GGANTIJA TEMPLES

It has been quite a few days since I wrote in my blog, so now I am back and with pleasure. My sister was with us and we had so much to see and talk about that nothing came from writing. It was, of course, a very valuable time.

Gozo is still a place where, now after nearly two months I’m totally happy, relaxed, and feeling joy in everyday walking around the beautiful limestone houses, churches, other buildings and landscapes. The flowers, plants and insects are very attractive to me and to learn about them is a delight. The people are friendly and very nice. I have now attended two of my pillow lace making classes and have become friendly with the women there, delightful, and I just totally adore making the lace – well that is to say – learning the first stitches. It is a very relaxing activity and the work is beautiful to look at.

With December coming up there is a lot of activity planned by the local people to celebrate Christmas, religion is still very much part of it, which is only normal in my view and it is refreshing not to be in a total commercial way of celebrating Christmas. It is warm, feels like it is around 20C and sometimes over 20C. We have had thunder storms and one week of much needed rain, you could see the fields becoming greener as the days went by. Now I see farmers tending to their vegetable plots.

I cannot help taking photos, some of which I hope to use in starting to draw in pencil, and I like to share them too. This place is a photographer’s paradise if you are interested in architecture – which I am too. But also if you just like to document the local flora and fauna. I know that in the coming month I will have the opportunity to photograph people at their festivals and that too will be interesting.

And so I will share our last day together. My sister and I delighted as we visited the ancient temples in Xaghra and walked for two hours around that really charming town. We had a lovely lunch in the square as well. And we descended 10 meters down into the earth to look at caves, it was a strange feeling being in the bowels of the earth, very strange and my first time being in such a low cave, our heads nearly touching the ceilings.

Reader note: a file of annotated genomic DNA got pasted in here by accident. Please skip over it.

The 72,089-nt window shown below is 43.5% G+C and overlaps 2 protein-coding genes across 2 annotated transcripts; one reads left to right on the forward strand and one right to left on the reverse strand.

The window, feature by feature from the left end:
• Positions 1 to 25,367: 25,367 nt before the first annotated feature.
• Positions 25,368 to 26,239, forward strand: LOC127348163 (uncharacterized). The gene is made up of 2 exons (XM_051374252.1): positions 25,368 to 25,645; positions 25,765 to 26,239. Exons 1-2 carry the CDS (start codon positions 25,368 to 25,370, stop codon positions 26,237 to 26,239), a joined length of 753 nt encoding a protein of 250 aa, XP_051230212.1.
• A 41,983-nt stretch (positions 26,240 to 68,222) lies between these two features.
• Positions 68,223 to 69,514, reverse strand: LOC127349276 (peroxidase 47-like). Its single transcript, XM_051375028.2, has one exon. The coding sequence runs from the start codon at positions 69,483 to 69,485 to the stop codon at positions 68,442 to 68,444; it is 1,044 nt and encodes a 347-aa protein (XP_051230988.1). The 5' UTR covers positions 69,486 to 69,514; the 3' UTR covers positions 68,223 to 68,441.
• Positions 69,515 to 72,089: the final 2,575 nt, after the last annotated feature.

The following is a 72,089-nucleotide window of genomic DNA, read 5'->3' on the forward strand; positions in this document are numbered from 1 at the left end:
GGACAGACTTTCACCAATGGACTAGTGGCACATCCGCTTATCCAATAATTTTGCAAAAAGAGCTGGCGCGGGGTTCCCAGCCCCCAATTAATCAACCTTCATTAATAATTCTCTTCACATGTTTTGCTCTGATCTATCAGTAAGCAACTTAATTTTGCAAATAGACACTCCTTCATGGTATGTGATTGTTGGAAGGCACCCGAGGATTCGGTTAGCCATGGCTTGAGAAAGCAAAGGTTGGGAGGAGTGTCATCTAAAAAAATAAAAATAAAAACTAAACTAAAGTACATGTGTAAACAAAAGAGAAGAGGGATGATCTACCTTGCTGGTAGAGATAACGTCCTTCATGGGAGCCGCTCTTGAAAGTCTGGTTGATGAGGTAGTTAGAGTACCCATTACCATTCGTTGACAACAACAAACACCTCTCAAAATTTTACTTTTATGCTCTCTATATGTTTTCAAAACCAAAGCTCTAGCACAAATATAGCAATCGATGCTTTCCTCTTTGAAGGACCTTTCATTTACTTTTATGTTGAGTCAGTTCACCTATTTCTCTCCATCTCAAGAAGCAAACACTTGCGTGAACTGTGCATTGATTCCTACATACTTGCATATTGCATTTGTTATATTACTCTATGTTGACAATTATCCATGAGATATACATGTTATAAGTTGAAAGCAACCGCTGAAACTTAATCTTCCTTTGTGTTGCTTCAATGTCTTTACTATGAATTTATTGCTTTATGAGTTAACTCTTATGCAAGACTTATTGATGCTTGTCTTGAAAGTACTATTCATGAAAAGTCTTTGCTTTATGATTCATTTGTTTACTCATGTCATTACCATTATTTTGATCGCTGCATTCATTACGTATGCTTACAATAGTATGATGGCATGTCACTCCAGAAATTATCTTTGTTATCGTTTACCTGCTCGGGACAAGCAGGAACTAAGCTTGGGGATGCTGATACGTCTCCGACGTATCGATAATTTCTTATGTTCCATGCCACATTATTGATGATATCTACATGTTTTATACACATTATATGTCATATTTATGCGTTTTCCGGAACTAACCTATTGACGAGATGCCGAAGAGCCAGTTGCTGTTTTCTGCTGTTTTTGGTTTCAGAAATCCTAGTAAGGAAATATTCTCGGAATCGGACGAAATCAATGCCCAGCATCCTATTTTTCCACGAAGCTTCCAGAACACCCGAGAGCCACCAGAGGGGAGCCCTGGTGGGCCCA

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Man selling little jars of Carob syrup or honey on the way to the  temples.

Views of the Ggantija temples which date back to between 3600 and 3200 B.C.  The outer shell of the temples has been well preserved because it has been made from Coralline limestone which is hardwearing, while the inner structures like doors or altars had been made in the softer Globigerina limestone.

Lunch at a nice little eating place near the church and in the square was delicious.  We walked for hours along the narrow roads of this town, we saw beautiful lacy curtains on the double doors which is traditional here.  I love the arches, the different features in the architecture of the houses, and the use of a little colour is striking as seen in the blue paint on the gold stone.  Often people may be sitting on a bench or chairs and enjoying the peace of the place here in Gozo.  My sister Josefine posing near a beautiful historical door.

Inside the caves.  Though fascinating it is not totally my cup of tea, I was too aware of being so deep underground.

We came across this man making his lace.  My teacher later told me that he is the only ‘man’ in Gozo that makes lace.  His work was so very neat!

And this are the leaves, bark, fruit, and flower of the Carob tree (Ceratonia silique), and evergreen tree the pods of which are used here to make a syrup used for cough and sore throats.  Originally also used as animal fodder, the tree belongs to the pea family.

I hope to be back now to writing as I have so much to share of this amazing place.  All my senses are at top performance to take it all in and reflecting on it is what my blog at the moment is all about.  I hope my friends and followers will enjoy some of it too.

 

15 thoughts on “GGANTIJA TEMPLES

  1. I too have been writing less on my blog recently, although my case is undoubtedly more to do with lack of material to share!

    Anyway, I wish I was in a position to do an extended stay somewhere like Gozo. It reminds me of Greece.

    Liked by 1 person

      1. Well, in another eight years the Residence Order will expire, so in theory my daughter (if she wanted) and I could stay for more than 28 days outside the jurisdiction of England and Wales….

        Liked by 1 person

      2. A Residence Order means I have primary parental responsibility, our daughter lives with me and cannot be taken out of the jurisdiction at all by her dad. She herself can leave the country for up to 28 days with me – and I assume someone who I grant the status of loco in parentis (e.g. to go on a school trip).

        I did ask for this order, or more precisely my solicitor recommended it. However, I have since learned that it is normally a legal requirement (in England and Wales) that one parent has the consent of the other or a court order for them to take the child out of the jurisdiction at all (even for a day trip to Scotland). The order in any case affords me an extra protection against abduction and means I can’t deprive her of her father, although sadly he has decided to disregarded the offer made in the court order regarding contact and doesn’t see her at all!

        Liked by 1 person

  2. Hello Gaia, What a well-constructed post. How interesting. The photos are lovely, especially the one in the restaurant. Through the window there’s like a silhouette effect of a couple sitting at a table drinking. A great effect. Was that natural or did you add to photo?
    Regards. Marie

    Liked by 1 person

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